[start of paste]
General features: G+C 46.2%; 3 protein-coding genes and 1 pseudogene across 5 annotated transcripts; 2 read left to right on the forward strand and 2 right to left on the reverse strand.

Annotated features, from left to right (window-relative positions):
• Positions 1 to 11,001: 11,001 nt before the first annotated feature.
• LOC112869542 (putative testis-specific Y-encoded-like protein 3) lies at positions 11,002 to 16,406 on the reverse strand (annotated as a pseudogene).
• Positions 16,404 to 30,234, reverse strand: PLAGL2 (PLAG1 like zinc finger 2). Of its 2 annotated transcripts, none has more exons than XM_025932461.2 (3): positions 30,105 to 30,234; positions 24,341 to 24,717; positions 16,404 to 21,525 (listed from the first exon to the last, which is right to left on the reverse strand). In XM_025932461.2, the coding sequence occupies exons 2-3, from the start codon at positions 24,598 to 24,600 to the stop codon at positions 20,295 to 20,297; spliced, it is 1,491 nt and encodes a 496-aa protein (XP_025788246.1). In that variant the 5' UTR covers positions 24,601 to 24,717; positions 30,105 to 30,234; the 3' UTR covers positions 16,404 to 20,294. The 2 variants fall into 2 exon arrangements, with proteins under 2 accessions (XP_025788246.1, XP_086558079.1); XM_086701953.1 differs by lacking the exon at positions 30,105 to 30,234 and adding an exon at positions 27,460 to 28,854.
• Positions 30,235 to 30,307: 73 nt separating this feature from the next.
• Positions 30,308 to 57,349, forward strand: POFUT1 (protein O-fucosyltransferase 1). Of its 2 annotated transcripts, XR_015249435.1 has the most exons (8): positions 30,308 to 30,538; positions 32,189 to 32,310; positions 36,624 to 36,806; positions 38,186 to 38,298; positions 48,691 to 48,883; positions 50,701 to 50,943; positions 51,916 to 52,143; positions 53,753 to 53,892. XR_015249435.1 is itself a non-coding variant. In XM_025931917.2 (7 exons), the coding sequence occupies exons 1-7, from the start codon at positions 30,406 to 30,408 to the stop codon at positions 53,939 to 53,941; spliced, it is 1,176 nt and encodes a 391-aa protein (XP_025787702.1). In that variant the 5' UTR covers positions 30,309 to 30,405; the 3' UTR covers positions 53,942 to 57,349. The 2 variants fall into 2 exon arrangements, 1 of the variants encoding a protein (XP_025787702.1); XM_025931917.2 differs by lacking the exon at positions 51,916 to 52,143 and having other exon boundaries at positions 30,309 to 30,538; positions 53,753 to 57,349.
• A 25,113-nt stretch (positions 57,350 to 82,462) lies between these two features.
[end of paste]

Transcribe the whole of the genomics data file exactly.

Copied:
General features: G+C 46.2%; 3 protein-coding genes and 1 pseudogene across 5 annotated transcripts; 2 read left to right on the forward strand and 2 right to left on the reverse strand.

Annotated features, from left to right (window-relative positions):
• Positions 1 to 11,001: 11,001 nt before the first annotated feature.
• LOC112869542 (putative testis-specific Y-encoded-like protein 3) lies at positions 11,002 to 16,406 on the reverse strand (annotated as a pseudogene).
• Positions 16,404 to 30,234, reverse strand: PLAGL2 (PLAG1 like zinc finger 2). Of its 2 annotated transcripts, none has more exons than XM_025932461.2 (3): positions 30,105 to 30,234; positions 24,341 to 24,717; positions 16,404 to 21,525 (listed from the first exon to the last, which is right to left on the reverse strand). In XM_025932461.2, the coding sequence occupies exons 2-3, from the start codon at positions 24,598 to 24,600 to the stop codon at positions 20,295 to 20,297; spliced, it is 1,491 nt and encodes a 496-aa protein (XP_025788246.1). In that variant the 5' UTR covers positions 24,601 to 24,717; positions 30,105 to 30,234; the 3' UTR covers positions 16,404 to 20,294. The 2 variants fall into 2 exon arrangements, with proteins under 2 accessions (XP_025788246.1, XP_086558079.1); XM_086701953.1 differs by lacking the exon at positions 30,105 to 30,234 and adding an exon at positions 27,460 to 28,854.
• Positions 30,235 to 30,307: 73 nt separating this feature from the next.
• Positions 30,308 to 57,349, forward strand: POFUT1 (protein O-fucosyltransferase 1). Of its 2 annotated transcripts, XR_015249435.1 has the most exons (8): positions 30,308 to 30,538; positions 32,189 to 32,310; positions 36,624 to 36,806; positions 38,186 to 38,298; positions 48,691 to 48,883; positions 50,701 to 50,943; positions 51,916 to 52,143; positions 53,753 to 53,892. XR_015249435.1 is itself a non-coding variant. In XM_025931917.2 (7 exons), the coding sequence occupies exons 1-7, from the start codon at positions 30,406 to 30,408 to the stop codon at positions 53,939 to 53,941; spliced, it is 1,176 nt and encodes a 391-aa protein (XP_025787702.1). In that variant the 5' UTR covers positions 30,309 to 30,405; the 3' UTR covers positions 53,942 to 57,349. The 2 variants fall into 2 exon arrangements, 1 of the variants encoding a protein (XP_025787702.1); XM_025931917.2 differs by lacking the exon at positions 51,916 to 52,143 and having other exon boundaries at positions 30,309 to 30,538; positions 53,753 to 57,349.
• A 25,113-nt stretch (positions 57,350 to 82,462) lies between these two features.